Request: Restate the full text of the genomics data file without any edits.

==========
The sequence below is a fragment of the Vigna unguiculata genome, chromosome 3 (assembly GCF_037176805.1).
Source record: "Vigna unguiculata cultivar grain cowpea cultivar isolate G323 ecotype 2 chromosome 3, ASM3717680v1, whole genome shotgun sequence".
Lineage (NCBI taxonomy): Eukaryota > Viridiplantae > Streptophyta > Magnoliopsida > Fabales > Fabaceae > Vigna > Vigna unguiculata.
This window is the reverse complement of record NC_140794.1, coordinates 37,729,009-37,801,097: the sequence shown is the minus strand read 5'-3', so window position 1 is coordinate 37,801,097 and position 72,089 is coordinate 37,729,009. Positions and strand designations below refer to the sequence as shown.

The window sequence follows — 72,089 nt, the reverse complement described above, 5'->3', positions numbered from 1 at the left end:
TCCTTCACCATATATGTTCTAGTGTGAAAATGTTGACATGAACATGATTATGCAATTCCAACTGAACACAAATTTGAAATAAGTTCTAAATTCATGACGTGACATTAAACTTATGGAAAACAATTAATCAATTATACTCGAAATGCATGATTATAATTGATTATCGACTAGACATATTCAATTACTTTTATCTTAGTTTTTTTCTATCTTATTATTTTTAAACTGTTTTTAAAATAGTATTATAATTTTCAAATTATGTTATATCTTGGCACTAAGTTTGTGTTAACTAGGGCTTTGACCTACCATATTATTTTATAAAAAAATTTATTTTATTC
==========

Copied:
The sequence below is a fragment of the Vigna unguiculata genome, chromosome 3 (assembly GCF_037176805.1).
Source record: "Vigna unguiculata cultivar grain cowpea cultivar isolate G323 ecotype 2 chromosome 3, ASM3717680v1, whole genome shotgun sequence".
Lineage (NCBI taxonomy): Eukaryota > Viridiplantae > Streptophyta > Magnoliopsida > Fabales > Fabaceae > Vigna > Vigna unguiculata.
This window is the reverse complement of record NC_140794.1, coordinates 37,729,009-37,801,097: the sequence shown is the minus strand read 5'-3', so window position 1 is coordinate 37,801,097 and position 72,089 is coordinate 37,729,009. Positions and strand designations below refer to the sequence as shown.

The window sequence follows — 72,089 nt, the reverse complement described above, 5'->3', positions numbered from 1 at the left end:
TCCTTCACCATATATGTTCTAGTGTGAAAATGTTGACATGAACATGATTATGCAATTCCAACTGAACACAAATTTGAAATAAGTTCTAAATTCATGACGTGACATTAAACTTATGGAAAACAATTAATCAATTATACTCGAAATGCATGATTATAATTGATTATCGACTAGACATATTCAATTACTTTTATCTTAGTTTTTTTCTATCTTATTATTTTTAAACTGTTTTTAAAATAGTATTATAATTTTCAAATTATGTTATATCTTGGCACTAAGTTTGTGTTAACTAGGGCTTTGACCTACCATATTATTTTATAAAAAAATTTATTTTATTC